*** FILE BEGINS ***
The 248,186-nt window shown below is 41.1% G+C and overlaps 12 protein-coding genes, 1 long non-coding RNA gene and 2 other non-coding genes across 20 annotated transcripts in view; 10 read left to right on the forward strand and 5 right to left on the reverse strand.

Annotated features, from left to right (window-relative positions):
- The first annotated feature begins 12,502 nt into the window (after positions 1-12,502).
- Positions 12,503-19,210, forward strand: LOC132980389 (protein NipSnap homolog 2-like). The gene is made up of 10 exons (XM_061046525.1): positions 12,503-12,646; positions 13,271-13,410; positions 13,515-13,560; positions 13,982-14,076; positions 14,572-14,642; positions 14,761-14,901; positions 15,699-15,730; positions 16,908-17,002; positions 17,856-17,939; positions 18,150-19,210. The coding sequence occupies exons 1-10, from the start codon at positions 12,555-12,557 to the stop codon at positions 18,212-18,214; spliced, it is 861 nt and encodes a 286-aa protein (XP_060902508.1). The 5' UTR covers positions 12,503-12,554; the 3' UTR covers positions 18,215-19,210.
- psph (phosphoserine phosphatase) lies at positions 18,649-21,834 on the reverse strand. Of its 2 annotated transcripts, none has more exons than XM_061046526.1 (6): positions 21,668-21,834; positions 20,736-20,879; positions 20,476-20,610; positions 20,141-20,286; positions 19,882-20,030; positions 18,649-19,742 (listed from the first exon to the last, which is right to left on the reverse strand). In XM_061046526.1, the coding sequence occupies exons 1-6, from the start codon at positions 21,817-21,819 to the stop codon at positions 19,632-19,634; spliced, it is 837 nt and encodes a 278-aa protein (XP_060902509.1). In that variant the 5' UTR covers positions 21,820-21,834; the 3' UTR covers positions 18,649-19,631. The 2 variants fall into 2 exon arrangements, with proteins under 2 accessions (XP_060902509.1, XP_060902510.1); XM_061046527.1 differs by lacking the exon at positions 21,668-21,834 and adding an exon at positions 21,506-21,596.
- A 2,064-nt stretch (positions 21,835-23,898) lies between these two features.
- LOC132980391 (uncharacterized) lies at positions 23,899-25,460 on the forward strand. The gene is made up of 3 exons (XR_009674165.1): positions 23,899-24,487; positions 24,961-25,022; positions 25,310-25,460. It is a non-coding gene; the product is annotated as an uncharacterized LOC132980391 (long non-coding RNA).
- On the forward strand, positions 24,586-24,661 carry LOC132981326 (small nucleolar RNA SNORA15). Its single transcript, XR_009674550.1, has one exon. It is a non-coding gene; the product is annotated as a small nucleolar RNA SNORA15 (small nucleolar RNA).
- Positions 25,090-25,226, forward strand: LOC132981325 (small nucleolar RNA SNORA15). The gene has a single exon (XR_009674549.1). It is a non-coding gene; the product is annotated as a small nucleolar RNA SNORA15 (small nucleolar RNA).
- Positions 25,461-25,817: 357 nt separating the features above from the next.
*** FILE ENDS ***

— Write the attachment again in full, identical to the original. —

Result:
The 248,186-nt window shown below is 41.1% G+C and overlaps 12 protein-coding genes, 1 long non-coding RNA gene and 2 other non-coding genes across 20 annotated transcripts in view; 10 read left to right on the forward strand and 5 right to left on the reverse strand.

Annotated features, from left to right (window-relative positions):
- The first annotated feature begins 12,502 nt into the window (after positions 1-12,502).
- Positions 12,503-19,210, forward strand: LOC132980389 (protein NipSnap homolog 2-like). The gene is made up of 10 exons (XM_061046525.1): positions 12,503-12,646; positions 13,271-13,410; positions 13,515-13,560; positions 13,982-14,076; positions 14,572-14,642; positions 14,761-14,901; positions 15,699-15,730; positions 16,908-17,002; positions 17,856-17,939; positions 18,150-19,210. The coding sequence occupies exons 1-10, from the start codon at positions 12,555-12,557 to the stop codon at positions 18,212-18,214; spliced, it is 861 nt and encodes a 286-aa protein (XP_060902508.1). The 5' UTR covers positions 12,503-12,554; the 3' UTR covers positions 18,215-19,210.
- psph (phosphoserine phosphatase) lies at positions 18,649-21,834 on the reverse strand. Of its 2 annotated transcripts, none has more exons than XM_061046526.1 (6): positions 21,668-21,834; positions 20,736-20,879; positions 20,476-20,610; positions 20,141-20,286; positions 19,882-20,030; positions 18,649-19,742 (listed from the first exon to the last, which is right to left on the reverse strand). In XM_061046526.1, the coding sequence occupies exons 1-6, from the start codon at positions 21,817-21,819 to the stop codon at positions 19,632-19,634; spliced, it is 837 nt and encodes a 278-aa protein (XP_060902509.1). In that variant the 5' UTR covers positions 21,820-21,834; the 3' UTR covers positions 18,649-19,631. The 2 variants fall into 2 exon arrangements, with proteins under 2 accessions (XP_060902509.1, XP_060902510.1); XM_061046527.1 differs by lacking the exon at positions 21,668-21,834 and adding an exon at positions 21,506-21,596.
- A 2,064-nt stretch (positions 21,835-23,898) lies between these two features.
- LOC132980391 (uncharacterized) lies at positions 23,899-25,460 on the forward strand. The gene is made up of 3 exons (XR_009674165.1): positions 23,899-24,487; positions 24,961-25,022; positions 25,310-25,460. It is a non-coding gene; the product is annotated as an uncharacterized LOC132980391 (long non-coding RNA).
- On the forward strand, positions 24,586-24,661 carry LOC132981326 (small nucleolar RNA SNORA15). Its single transcript, XR_009674550.1, has one exon. It is a non-coding gene; the product is annotated as a small nucleolar RNA SNORA15 (small nucleolar RNA).
- Positions 25,090-25,226, forward strand: LOC132981325 (small nucleolar RNA SNORA15). The gene has a single exon (XR_009674549.1). It is a non-coding gene; the product is annotated as a small nucleolar RNA SNORA15 (small nucleolar RNA).
- Positions 25,461-25,817: 357 nt separating the features above from the next.